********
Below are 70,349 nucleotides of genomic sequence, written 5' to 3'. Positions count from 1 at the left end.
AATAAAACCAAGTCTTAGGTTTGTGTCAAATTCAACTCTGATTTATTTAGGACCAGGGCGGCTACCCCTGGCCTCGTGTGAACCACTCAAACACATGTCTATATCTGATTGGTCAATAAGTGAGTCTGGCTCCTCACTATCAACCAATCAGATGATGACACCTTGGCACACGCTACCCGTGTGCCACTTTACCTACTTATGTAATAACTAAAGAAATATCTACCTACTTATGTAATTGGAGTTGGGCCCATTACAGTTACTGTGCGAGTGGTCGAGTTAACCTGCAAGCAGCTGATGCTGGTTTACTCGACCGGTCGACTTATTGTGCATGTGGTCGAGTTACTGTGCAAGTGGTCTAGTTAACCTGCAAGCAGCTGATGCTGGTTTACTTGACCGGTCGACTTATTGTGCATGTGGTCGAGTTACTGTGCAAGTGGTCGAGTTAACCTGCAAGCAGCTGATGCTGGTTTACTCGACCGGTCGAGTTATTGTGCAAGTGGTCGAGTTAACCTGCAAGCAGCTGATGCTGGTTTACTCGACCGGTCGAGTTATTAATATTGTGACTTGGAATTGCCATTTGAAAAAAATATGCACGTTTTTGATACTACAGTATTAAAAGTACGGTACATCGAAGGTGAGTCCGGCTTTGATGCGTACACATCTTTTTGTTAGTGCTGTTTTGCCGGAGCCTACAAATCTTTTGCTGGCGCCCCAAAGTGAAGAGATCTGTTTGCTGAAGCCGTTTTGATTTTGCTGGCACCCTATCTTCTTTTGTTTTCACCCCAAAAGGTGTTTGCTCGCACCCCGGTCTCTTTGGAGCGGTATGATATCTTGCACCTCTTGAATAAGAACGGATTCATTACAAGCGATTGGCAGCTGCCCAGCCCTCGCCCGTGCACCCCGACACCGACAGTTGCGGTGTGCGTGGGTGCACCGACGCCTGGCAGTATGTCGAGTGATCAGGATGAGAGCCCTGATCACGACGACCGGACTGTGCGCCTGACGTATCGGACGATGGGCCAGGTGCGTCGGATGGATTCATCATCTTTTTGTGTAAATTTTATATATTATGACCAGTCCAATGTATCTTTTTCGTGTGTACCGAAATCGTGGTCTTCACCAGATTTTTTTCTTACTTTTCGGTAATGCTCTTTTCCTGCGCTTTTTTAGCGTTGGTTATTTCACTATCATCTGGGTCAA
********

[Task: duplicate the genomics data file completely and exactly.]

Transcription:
Below are 70,349 nucleotides of genomic sequence, written 5' to 3'. Positions count from 1 at the left end.
AATAAAACCAAGTCTTAGGTTTGTGTCAAATTCAACTCTGATTTATTTAGGACCAGGGCGGCTACCCCTGGCCTCGTGTGAACCACTCAAACACATGTCTATATCTGATTGGTCAATAAGTGAGTCTGGCTCCTCACTATCAACCAATCAGATGATGACACCTTGGCACACGCTACCCGTGTGCCACTTTACCTACTTATGTAATAACTAAAGAAATATCTACCTACTTATGTAATTGGAGTTGGGCCCATTACAGTTACTGTGCGAGTGGTCGAGTTAACCTGCAAGCAGCTGATGCTGGTTTACTCGACCGGTCGACTTATTGTGCATGTGGTCGAGTTACTGTGCAAGTGGTCTAGTTAACCTGCAAGCAGCTGATGCTGGTTTACTTGACCGGTCGACTTATTGTGCATGTGGTCGAGTTACTGTGCAAGTGGTCGAGTTAACCTGCAAGCAGCTGATGCTGGTTTACTCGACCGGTCGAGTTATTGTGCAAGTGGTCGAGTTAACCTGCAAGCAGCTGATGCTGGTTTACTCGACCGGTCGAGTTATTAATATTGTGACTTGGAATTGCCATTTGAAAAAAATATGCACGTTTTTGATACTACAGTATTAAAAGTACGGTACATCGAAGGTGAGTCCGGCTTTGATGCGTACACATCTTTTTGTTAGTGCTGTTTTGCCGGAGCCTACAAATCTTTTGCTGGCGCCCCAAAGTGAAGAGATCTGTTTGCTGAAGCCGTTTTGATTTTGCTGGCACCCTATCTTCTTTTGTTTTCACCCCAAAAGGTGTTTGCTCGCACCCCGGTCTCTTTGGAGCGGTATGATATCTTGCACCTCTTGAATAAGAACGGATTCATTACAAGCGATTGGCAGCTGCCCAGCCCTCGCCCGTGCACCCCGACACCGACAGTTGCGGTGTGCGTGGGTGCACCGACGCCTGGCAGTATGTCGAGTGATCAGGATGAGAGCCCTGATCACGACGACCGGACTGTGCGCCTGACGTATCGGACGATGGGCCAGGTGCGTCGGATGGATTCATCATCTTTTTGTGTAAATTTTATATATTATGACCAGTCCAATGTATCTTTTTCGTGTGTACCGAAATCGTGGTCTTCACCAGATTTTTTTCTTACTTTTCGGTAATGCTCTTTTCCTGCGCTTTTTTAGCGTTGGTTATTTCACTATCATCTGGGTCAA